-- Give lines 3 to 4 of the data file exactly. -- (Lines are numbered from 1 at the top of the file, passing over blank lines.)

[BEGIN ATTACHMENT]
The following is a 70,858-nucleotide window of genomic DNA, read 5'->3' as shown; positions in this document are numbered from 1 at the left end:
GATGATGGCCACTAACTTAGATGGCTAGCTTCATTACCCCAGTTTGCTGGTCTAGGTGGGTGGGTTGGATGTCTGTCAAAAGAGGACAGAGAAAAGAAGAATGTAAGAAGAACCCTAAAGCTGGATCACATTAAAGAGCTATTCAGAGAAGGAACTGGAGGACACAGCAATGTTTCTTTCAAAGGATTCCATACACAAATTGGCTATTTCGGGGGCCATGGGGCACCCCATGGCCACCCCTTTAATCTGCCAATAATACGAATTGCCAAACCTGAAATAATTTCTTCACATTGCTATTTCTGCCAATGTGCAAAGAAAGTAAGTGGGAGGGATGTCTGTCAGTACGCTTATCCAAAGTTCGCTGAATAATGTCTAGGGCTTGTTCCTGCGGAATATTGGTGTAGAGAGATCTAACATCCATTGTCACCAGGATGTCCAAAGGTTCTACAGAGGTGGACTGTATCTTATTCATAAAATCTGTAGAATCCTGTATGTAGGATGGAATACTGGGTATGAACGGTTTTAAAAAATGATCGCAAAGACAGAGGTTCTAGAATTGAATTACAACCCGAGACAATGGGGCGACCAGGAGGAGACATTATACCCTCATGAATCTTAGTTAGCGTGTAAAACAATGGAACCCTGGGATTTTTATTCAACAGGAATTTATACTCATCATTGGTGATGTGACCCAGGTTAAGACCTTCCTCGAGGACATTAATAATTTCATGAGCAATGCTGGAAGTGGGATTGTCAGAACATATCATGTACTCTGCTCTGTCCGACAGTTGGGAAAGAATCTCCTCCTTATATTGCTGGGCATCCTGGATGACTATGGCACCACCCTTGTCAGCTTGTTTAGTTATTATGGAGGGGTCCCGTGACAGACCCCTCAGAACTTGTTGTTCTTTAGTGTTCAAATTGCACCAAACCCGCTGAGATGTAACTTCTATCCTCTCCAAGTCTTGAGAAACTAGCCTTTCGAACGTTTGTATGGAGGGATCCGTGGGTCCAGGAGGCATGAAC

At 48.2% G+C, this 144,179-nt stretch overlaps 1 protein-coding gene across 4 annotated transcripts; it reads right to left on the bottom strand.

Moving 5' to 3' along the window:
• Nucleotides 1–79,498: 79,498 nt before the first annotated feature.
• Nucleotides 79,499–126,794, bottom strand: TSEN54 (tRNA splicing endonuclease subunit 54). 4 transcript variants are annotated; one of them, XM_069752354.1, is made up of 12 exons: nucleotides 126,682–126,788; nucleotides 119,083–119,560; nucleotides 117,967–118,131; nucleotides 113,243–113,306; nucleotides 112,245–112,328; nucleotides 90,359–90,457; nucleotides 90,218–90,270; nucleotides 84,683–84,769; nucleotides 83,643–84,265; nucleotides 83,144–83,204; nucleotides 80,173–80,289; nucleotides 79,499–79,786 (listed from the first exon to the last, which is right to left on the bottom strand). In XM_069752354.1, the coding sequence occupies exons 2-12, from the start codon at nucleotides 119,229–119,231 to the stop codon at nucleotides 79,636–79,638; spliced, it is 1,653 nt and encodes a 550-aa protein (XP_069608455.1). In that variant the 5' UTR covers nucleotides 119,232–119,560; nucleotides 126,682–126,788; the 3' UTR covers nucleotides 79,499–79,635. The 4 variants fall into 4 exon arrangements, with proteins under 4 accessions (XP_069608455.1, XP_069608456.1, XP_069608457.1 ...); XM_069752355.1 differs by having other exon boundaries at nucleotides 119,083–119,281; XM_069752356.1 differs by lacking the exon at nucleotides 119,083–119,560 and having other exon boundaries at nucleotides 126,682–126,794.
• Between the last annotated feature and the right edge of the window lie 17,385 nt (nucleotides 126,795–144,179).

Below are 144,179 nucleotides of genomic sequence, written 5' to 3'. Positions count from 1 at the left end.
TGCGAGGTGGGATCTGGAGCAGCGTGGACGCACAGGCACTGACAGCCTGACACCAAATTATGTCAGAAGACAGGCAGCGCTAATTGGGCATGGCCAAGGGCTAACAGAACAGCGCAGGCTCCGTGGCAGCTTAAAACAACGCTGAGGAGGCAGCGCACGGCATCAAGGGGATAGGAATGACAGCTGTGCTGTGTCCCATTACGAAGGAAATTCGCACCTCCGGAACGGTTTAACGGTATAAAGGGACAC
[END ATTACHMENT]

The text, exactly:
At 48.2% G+C, this 144,179-nt stretch overlaps 1 protein-coding gene across 4 annotated transcripts; it reads right to left on the bottom strand.

Moving 5' to 3' along the window: